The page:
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Hourly labour costs continued to rise in the third quarter of the year with employers in the Euro countries facing higher expenses than those in the EU as a whole. Official statistics by the European Union today show that labour costs rose by +2.0% in the Eurozone and by +1.9% in the 27 member states when compared to a year ago.
Labour costs are mainly made up of wages and salaries, and so-called non-wage costs which include the employers’ social contributions and certain employment taxes.
Hourly labour costs for the business economy in Europe rose by +2.4% in the quarter, particularly in the industry sector (+3.2%), construction (+2.6%) and the services sector (+2.1%). The highest annual increases in hourly labour costs were posted in in Estonia (+7.6%) and Romania (+7.2%) while only in Slovenia did labour costs decline (-0.8%).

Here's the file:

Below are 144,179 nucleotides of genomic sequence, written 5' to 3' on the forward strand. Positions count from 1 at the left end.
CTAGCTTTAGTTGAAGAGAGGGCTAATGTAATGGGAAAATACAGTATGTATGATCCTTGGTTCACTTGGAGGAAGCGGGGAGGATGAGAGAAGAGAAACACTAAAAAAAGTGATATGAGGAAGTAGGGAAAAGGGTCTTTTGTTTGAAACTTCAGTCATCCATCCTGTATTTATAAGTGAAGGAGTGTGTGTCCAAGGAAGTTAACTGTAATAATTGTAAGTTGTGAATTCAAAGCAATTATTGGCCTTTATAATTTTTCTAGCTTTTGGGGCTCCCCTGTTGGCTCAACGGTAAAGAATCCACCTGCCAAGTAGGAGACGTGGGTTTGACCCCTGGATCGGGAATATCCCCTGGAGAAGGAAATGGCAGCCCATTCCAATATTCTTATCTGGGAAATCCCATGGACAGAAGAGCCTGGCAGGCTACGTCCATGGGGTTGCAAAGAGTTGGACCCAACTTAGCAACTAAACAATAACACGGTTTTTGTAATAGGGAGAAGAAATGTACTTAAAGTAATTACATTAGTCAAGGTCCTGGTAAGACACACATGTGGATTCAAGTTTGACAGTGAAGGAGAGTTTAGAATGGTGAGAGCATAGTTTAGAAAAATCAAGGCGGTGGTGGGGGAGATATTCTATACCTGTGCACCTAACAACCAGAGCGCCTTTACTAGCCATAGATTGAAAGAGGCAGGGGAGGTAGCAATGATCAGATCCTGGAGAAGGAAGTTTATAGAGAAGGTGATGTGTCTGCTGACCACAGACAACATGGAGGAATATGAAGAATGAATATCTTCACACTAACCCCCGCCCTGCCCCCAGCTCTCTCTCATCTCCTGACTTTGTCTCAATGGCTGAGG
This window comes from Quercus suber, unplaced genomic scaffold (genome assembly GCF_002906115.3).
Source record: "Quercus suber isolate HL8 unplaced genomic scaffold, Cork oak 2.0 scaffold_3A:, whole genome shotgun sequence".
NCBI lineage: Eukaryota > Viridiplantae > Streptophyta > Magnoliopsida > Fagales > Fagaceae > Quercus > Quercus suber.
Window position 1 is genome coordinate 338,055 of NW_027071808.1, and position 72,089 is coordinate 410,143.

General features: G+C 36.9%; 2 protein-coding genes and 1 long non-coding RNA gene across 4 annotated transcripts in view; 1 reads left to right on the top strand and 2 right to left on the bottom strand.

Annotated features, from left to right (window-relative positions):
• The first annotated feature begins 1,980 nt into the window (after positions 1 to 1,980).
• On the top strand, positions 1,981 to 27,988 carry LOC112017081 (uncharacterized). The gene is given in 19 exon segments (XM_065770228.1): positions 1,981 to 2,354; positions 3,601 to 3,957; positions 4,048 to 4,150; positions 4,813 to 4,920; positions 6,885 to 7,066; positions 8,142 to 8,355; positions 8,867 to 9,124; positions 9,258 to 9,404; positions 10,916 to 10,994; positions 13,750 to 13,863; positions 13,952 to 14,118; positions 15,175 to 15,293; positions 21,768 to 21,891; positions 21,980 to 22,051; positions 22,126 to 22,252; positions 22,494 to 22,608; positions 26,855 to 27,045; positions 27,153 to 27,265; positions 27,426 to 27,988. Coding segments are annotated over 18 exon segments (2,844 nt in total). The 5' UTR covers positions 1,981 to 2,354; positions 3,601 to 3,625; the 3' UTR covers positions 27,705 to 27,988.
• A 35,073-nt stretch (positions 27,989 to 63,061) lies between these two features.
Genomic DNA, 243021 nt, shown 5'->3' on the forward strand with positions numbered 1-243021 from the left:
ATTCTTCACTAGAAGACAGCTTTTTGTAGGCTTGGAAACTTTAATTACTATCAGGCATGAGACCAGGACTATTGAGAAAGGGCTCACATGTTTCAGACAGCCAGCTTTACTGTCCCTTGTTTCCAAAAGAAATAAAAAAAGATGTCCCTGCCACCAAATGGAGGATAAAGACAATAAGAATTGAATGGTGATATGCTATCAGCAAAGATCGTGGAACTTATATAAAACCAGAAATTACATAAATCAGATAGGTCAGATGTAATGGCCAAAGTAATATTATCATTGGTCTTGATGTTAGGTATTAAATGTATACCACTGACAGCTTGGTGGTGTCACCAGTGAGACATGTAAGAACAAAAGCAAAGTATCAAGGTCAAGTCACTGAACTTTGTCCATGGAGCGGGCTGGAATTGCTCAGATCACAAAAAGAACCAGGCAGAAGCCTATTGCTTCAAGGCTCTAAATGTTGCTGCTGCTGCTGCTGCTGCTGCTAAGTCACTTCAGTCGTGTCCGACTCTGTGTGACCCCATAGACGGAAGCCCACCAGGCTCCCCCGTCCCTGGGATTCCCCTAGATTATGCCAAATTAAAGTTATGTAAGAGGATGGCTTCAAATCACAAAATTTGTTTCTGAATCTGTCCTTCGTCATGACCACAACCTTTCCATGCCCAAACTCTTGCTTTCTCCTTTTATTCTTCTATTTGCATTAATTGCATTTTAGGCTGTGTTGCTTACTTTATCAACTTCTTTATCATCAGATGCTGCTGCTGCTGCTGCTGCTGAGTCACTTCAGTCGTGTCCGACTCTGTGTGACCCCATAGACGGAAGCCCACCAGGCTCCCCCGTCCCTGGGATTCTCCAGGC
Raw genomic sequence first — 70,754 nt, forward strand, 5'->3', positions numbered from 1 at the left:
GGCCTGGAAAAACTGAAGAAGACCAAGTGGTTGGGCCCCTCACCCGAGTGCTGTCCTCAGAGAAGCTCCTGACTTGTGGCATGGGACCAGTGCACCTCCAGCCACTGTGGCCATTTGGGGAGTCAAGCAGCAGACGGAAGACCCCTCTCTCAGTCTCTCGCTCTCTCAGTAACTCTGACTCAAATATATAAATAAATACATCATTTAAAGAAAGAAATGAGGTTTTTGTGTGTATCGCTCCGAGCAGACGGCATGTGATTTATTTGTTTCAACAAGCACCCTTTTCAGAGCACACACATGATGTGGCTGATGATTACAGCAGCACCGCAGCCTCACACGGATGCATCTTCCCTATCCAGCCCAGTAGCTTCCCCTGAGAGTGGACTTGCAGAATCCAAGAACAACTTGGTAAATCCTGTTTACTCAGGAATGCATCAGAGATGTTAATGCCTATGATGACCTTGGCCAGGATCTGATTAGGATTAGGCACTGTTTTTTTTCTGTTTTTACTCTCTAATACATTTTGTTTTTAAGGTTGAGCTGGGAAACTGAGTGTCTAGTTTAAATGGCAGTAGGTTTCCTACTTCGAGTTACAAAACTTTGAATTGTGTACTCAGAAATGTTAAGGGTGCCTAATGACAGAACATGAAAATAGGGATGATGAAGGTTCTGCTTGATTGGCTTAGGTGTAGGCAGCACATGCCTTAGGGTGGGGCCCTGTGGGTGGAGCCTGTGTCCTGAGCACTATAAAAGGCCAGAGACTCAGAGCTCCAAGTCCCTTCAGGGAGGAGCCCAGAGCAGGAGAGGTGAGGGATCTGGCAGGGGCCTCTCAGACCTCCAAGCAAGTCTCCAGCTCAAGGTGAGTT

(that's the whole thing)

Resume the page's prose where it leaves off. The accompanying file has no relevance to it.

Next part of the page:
The story in the ‘non-business’ part of the economy (mostly public sector) was different. Here, Slovenia (-3.2%), Italy (-1.2%), UK (-0.9%) and Portugal (-0.7%) all saw a decline in labour costs.